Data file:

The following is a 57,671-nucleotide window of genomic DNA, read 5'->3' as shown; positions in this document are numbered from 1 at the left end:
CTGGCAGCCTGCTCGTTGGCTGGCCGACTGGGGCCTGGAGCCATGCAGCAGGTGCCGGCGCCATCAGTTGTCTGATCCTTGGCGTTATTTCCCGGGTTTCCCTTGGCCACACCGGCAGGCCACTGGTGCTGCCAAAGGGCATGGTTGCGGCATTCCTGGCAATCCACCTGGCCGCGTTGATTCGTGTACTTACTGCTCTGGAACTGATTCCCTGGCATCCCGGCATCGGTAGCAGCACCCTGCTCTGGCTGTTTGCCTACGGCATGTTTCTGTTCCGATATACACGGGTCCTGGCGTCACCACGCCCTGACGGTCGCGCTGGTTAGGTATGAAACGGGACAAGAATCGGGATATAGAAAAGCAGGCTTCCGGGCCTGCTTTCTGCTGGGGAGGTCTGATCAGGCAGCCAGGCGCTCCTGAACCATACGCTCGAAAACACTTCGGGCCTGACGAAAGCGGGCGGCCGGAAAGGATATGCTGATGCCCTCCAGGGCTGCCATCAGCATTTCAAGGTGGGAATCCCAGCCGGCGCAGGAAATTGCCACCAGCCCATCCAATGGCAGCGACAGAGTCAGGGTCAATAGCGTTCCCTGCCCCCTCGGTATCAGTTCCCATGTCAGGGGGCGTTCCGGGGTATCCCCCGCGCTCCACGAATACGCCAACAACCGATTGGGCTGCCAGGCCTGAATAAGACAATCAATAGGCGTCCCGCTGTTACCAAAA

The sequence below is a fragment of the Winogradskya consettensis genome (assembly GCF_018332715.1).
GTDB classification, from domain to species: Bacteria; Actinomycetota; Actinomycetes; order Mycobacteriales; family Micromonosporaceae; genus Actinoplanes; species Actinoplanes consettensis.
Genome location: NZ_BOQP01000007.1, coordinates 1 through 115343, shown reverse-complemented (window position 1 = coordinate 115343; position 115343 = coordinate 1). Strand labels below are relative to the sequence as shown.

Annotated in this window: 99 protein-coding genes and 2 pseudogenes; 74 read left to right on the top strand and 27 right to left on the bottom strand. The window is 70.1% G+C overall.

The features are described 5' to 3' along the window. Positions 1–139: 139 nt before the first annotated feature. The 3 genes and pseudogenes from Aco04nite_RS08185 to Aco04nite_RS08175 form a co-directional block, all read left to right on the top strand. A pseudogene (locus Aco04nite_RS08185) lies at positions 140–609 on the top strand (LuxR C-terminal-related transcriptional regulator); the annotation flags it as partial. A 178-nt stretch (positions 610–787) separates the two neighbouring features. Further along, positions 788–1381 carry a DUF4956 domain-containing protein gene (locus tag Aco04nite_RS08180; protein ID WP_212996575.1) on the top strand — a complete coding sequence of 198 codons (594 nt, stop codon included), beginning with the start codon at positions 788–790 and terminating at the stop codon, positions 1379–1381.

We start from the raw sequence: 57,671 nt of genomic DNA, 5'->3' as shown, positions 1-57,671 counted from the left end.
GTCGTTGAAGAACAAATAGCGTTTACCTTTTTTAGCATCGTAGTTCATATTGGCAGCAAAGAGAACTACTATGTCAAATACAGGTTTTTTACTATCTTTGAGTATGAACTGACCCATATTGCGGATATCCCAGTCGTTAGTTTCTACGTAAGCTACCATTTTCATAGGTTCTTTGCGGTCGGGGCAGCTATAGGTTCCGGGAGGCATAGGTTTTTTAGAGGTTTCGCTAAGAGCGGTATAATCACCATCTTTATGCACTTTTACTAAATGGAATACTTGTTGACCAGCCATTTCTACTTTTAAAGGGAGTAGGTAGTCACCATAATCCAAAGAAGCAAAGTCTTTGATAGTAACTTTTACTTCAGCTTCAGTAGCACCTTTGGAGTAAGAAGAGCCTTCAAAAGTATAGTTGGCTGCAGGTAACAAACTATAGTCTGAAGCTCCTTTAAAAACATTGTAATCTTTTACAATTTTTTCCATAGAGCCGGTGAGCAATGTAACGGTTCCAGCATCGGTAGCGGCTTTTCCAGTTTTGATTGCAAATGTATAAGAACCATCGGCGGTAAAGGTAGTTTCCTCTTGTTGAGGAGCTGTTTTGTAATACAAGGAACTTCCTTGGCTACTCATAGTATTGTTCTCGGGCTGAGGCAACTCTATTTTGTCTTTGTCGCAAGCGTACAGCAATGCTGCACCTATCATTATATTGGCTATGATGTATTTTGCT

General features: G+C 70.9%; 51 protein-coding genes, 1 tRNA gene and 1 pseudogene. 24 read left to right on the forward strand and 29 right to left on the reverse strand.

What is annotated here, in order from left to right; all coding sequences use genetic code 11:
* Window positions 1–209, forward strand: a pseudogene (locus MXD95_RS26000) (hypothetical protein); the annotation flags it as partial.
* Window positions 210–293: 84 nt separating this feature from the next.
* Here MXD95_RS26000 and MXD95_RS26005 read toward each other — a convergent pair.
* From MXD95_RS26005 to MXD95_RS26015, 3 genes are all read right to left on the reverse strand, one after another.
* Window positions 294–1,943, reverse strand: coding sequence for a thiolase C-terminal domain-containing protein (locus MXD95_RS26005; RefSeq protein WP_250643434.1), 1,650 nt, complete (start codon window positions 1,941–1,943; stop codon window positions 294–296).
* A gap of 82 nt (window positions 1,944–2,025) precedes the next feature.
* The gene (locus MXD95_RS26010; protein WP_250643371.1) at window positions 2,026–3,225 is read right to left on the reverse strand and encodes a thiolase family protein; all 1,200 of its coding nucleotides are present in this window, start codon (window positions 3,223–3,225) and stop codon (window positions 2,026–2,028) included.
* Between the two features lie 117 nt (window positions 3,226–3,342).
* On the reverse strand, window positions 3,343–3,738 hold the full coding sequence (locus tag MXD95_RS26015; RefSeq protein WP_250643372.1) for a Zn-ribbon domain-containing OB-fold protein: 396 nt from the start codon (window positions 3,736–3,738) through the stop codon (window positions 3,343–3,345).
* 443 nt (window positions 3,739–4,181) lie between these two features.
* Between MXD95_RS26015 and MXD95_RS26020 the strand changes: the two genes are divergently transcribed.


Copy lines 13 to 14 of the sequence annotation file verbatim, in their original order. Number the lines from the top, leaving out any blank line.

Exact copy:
* Window positions 210–293: 84 nt separating this feature from the next.
* Here MXD95_RS26000 and MXD95_RS26005 read toward each other — a convergent pair.